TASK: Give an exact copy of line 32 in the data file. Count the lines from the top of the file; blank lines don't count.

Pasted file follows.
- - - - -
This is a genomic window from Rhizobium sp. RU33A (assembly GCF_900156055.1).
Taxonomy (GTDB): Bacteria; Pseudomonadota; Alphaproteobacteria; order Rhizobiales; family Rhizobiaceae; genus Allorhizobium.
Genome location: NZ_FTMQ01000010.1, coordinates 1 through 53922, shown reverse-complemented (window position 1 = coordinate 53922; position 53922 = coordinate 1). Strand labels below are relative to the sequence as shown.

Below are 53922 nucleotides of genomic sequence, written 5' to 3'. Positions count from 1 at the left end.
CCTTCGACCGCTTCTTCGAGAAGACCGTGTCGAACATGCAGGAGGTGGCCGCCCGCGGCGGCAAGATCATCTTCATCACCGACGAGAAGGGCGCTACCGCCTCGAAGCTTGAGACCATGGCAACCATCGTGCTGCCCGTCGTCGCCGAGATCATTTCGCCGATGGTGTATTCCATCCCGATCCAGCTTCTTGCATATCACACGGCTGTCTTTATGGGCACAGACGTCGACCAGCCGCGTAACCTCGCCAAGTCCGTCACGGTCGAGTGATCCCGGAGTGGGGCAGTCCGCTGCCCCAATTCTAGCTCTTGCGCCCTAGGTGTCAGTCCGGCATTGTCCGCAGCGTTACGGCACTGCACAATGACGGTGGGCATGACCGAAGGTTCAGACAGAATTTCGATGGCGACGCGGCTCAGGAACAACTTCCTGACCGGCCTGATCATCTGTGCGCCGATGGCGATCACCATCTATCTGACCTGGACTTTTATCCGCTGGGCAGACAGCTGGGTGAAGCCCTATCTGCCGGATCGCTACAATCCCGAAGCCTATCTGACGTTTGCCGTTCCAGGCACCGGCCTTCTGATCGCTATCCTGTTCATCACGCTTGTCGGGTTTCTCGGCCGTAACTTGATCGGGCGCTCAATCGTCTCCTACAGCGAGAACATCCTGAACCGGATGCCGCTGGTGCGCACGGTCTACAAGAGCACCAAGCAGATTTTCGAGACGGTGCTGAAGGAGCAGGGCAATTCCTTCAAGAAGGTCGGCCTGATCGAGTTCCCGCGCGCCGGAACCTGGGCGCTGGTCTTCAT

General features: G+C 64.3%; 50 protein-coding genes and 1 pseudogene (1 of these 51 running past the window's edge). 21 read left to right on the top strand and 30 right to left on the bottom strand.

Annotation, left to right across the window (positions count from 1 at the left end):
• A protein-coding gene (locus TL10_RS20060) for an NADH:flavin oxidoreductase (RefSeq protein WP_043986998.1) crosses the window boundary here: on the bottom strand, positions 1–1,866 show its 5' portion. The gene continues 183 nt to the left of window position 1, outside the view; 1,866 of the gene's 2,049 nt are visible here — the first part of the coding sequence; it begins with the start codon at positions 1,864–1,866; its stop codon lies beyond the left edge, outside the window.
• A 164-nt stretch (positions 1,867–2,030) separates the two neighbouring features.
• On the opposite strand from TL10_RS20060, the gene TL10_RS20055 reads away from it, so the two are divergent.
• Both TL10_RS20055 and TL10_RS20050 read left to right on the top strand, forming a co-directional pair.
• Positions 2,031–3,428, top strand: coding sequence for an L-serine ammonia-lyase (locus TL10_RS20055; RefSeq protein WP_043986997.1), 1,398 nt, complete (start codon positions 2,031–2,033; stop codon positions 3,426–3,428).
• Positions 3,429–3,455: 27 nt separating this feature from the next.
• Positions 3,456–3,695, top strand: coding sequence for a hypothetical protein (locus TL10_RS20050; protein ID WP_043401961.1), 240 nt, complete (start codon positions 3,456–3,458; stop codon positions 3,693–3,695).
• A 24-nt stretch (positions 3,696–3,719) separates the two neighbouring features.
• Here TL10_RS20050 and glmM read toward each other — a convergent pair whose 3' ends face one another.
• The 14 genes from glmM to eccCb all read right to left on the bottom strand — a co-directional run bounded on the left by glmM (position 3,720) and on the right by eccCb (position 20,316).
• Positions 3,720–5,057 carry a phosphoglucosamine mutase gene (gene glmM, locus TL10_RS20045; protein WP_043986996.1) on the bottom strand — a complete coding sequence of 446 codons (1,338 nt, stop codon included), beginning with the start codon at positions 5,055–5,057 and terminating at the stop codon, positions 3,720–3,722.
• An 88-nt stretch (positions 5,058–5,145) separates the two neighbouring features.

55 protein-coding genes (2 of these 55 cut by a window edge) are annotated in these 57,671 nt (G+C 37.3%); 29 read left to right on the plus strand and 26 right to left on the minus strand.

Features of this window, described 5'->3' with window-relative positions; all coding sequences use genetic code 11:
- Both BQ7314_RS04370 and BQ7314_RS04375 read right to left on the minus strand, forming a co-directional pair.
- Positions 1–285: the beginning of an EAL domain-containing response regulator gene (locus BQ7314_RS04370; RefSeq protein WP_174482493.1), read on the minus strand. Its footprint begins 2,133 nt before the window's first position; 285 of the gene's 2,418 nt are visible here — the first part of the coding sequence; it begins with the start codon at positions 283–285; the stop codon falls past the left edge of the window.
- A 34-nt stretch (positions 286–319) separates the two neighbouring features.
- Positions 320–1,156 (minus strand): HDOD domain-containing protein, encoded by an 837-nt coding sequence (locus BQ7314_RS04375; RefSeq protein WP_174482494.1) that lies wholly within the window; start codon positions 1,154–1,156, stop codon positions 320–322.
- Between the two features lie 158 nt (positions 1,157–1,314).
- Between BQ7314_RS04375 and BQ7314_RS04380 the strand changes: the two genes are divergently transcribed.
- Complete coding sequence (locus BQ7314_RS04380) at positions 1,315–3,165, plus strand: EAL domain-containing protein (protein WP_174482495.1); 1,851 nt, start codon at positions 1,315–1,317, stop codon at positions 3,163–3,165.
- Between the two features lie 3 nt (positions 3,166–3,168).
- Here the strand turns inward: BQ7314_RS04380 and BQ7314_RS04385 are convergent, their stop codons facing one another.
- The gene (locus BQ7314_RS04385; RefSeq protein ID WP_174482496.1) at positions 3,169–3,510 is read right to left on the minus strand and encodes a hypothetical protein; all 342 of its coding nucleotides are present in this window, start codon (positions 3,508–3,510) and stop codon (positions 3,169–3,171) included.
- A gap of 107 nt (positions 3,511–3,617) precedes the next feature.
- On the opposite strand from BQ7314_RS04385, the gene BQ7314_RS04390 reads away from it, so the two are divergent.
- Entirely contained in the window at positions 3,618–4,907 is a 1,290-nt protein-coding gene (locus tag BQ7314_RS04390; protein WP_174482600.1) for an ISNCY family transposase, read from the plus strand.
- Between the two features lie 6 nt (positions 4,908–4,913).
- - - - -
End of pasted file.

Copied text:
- A gap of 107 nt (positions 3,511–3,617) precedes the next feature.